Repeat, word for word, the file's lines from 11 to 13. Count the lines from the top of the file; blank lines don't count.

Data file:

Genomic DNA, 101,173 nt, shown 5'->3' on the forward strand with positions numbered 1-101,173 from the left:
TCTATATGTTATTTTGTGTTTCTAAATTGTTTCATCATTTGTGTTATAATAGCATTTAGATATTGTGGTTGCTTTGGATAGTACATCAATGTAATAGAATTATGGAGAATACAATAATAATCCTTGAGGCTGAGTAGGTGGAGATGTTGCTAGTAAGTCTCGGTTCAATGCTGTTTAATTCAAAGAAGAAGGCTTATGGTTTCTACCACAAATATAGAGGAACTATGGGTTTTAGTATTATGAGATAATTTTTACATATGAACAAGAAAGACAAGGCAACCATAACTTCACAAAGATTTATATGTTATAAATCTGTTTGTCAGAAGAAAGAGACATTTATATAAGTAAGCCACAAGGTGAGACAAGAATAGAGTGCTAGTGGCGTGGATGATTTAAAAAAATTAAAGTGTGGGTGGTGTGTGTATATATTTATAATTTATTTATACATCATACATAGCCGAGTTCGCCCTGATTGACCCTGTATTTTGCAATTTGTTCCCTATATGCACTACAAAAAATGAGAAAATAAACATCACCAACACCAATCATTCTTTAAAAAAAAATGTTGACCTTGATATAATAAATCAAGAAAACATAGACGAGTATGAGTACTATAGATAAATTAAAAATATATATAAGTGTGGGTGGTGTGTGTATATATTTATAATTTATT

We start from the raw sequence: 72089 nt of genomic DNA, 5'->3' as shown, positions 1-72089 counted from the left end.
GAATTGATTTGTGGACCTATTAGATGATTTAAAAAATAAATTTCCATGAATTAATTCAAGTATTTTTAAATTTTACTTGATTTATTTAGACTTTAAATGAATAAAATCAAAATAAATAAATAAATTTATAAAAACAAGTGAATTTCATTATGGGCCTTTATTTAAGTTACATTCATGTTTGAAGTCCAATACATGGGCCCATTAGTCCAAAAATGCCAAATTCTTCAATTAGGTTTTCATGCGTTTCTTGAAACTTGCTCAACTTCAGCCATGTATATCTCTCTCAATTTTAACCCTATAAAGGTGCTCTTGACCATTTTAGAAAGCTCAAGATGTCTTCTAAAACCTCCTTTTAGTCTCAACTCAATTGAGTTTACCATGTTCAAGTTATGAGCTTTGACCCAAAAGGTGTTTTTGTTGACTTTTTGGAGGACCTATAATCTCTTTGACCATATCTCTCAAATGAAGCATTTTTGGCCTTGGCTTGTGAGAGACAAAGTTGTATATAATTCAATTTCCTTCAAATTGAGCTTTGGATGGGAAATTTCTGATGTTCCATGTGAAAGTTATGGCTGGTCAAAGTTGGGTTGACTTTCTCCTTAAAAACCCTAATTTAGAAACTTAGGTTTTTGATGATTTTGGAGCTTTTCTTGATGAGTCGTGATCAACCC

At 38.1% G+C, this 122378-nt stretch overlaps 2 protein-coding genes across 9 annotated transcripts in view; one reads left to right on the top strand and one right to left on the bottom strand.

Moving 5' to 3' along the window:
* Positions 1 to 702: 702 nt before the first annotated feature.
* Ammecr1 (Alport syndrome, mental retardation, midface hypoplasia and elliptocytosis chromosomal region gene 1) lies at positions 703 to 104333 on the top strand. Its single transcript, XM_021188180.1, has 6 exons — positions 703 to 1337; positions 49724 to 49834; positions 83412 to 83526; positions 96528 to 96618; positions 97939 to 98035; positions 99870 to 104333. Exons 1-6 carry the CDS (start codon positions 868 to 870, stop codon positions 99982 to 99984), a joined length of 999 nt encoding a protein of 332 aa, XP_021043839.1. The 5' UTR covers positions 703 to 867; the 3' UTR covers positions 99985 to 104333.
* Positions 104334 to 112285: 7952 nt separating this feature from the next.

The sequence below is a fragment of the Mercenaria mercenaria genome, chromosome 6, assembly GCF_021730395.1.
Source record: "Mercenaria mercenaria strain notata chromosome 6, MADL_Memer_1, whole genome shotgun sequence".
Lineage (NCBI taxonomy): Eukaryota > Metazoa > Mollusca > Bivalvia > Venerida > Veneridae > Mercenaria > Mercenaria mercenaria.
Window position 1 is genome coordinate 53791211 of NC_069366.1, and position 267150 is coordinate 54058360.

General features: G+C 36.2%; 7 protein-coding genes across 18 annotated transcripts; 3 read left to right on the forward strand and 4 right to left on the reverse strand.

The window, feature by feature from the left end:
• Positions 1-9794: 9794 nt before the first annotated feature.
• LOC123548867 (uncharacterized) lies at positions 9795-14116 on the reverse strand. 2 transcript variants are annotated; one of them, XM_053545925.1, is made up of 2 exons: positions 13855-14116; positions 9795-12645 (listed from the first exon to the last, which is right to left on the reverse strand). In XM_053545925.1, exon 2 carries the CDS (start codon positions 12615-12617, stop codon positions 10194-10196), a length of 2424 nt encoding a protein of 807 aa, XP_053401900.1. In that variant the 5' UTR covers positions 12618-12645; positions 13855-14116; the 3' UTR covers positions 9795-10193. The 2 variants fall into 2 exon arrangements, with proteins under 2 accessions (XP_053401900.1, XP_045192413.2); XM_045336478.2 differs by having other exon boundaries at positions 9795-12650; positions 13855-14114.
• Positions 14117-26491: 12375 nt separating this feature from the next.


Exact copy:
Source record: "Mercenaria mercenaria strain notata chromosome 6, MADL_Memer_1, whole genome shotgun sequence".
Lineage (NCBI taxonomy): Eukaryota > Metazoa > Mollusca > Bivalvia > Venerida > Veneridae > Mercenaria > Mercenaria mercenaria.
Window position 1 is genome coordinate 53791211 of NC_069366.1, and position 267150 is coordinate 54058360.